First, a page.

Few teams have leaned on their stalwarts the last few years like Purdue. Whether it was E’Twaun Moore, JaJuan Johnson or a healthy Robbie Hummel, the Boilermakers thrived with guys who could carry the load – and get a boost when needed from the bench.
This year’s not too different. Hummel (healthy!) leads the team in scoring, takes a third of its shots and is its leading rebounder.
But the bench is playing a bigger role for Purdue (12-3) than usual.
“Every great (Purdue) team in the past years, we’ve had guys that can come off that bench,” senior point guard Lewis Jackson told the Indianapolis Star. “It helps us when other guys are struggling.”
The bench scored nearly half of Purdue’s points in its first two Big Ten wins. Yes, it’s an odd stat and usually doesn’t signify anything more than a team that uses a deep bench. But it seems as though this deeper Purdue bench is here to stay. The bench Boilermakers account for 35 percent of the team’s available minutes. Most years under coach Matt Painter, it’s around 28 or 30 percent.
Necessity plays a part.
Jackson’s been a mainstay the last four years, while Kelsey Barlow’s gone from sixth man to starter. However, neither are reliable scoring options after Hummel. They’re efficient, but that’s because they excel at getting to the free-throw line. Guys like D.J . Byrd and Ryne Smith are more reliable shooters, while Terone Johnson and Anthony Johnson are still adjusting to their roles in Painter’s offense, which is mostly to play defense and rebound. Even a little-used forward like Travis Carroll have a chance to contribute. He’s scored 17 points in the Boilermakers’ last three games after logging just 25 in the first 12.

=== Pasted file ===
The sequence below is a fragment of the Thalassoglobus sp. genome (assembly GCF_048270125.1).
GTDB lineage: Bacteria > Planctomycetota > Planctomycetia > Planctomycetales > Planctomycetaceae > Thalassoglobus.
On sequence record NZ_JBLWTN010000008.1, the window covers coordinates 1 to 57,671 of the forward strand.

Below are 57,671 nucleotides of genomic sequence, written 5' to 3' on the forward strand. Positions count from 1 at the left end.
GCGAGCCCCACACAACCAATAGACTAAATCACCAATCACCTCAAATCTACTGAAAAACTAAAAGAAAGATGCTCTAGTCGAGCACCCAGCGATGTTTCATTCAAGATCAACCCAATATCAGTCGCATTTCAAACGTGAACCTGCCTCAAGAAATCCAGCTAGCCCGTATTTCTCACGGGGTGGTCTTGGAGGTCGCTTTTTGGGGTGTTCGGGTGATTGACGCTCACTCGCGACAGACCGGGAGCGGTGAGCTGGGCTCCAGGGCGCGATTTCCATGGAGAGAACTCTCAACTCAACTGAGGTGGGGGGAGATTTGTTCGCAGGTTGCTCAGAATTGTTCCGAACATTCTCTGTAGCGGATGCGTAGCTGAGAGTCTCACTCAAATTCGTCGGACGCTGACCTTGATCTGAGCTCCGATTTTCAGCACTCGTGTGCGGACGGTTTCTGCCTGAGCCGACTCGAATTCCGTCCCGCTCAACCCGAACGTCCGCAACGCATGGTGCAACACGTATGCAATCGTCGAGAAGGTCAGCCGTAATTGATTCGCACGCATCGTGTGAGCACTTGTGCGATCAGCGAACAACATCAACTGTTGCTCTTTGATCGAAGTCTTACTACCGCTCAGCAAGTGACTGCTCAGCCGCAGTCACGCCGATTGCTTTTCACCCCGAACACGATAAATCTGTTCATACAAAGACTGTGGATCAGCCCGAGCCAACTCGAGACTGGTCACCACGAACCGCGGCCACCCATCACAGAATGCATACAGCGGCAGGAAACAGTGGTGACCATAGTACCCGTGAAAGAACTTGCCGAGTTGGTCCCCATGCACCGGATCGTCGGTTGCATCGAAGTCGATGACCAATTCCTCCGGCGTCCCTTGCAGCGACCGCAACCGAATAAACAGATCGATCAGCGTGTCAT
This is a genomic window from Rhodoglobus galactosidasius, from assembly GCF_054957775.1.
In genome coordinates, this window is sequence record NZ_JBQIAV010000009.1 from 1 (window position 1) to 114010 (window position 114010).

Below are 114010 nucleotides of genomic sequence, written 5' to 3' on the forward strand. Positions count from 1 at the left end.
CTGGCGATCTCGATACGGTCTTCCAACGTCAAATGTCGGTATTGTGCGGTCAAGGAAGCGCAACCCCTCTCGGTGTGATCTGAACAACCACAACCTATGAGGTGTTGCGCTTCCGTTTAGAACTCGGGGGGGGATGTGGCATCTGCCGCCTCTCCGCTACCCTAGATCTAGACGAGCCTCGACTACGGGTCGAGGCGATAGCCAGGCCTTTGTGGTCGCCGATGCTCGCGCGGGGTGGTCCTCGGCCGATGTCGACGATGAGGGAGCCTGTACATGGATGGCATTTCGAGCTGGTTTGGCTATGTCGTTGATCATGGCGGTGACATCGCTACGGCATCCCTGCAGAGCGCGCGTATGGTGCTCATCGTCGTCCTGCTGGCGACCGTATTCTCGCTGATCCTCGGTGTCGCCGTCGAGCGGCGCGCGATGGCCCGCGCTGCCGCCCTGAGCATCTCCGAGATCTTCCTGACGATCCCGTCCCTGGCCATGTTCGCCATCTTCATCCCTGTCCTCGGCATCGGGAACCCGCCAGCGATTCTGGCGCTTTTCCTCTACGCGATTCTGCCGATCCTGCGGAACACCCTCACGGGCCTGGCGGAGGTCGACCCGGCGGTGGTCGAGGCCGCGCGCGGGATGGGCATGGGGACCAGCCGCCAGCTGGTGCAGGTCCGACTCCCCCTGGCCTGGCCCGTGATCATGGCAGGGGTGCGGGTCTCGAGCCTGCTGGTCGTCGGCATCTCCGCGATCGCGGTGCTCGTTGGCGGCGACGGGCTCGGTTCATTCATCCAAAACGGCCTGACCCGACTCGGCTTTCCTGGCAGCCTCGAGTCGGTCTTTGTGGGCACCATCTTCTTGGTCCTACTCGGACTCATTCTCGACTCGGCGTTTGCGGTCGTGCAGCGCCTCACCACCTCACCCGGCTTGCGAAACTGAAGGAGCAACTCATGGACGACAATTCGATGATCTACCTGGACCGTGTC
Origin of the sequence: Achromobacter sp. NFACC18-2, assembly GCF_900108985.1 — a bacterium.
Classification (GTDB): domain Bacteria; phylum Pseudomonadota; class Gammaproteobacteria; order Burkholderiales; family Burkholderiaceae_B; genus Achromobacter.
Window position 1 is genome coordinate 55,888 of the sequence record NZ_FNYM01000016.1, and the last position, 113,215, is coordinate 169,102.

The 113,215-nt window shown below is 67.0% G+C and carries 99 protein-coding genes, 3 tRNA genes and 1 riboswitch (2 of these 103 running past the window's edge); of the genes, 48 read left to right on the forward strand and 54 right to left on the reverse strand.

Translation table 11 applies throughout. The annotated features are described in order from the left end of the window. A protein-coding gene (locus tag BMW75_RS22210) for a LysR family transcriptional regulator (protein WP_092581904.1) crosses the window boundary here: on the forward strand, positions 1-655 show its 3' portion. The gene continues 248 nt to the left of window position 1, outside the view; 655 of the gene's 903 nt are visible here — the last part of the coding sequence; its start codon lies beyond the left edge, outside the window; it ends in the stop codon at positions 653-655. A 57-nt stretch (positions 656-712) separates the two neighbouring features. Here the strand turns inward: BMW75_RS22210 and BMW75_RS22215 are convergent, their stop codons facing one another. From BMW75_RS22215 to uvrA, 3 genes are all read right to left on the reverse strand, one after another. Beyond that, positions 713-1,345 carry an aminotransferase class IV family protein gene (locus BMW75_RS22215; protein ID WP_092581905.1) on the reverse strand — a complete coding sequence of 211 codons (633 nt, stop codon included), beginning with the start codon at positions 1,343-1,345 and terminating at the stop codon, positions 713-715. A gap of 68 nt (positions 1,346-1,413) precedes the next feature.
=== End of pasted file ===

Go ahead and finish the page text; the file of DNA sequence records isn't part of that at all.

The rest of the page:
Mostly, it places the onus squarely on Painter, who has to find the right combinations and push the right buttons. It was easy with Johnson and Moore around. This group’s a little tougher. But perhaps they both yield the same results.
And that says a lot about Painter, right?
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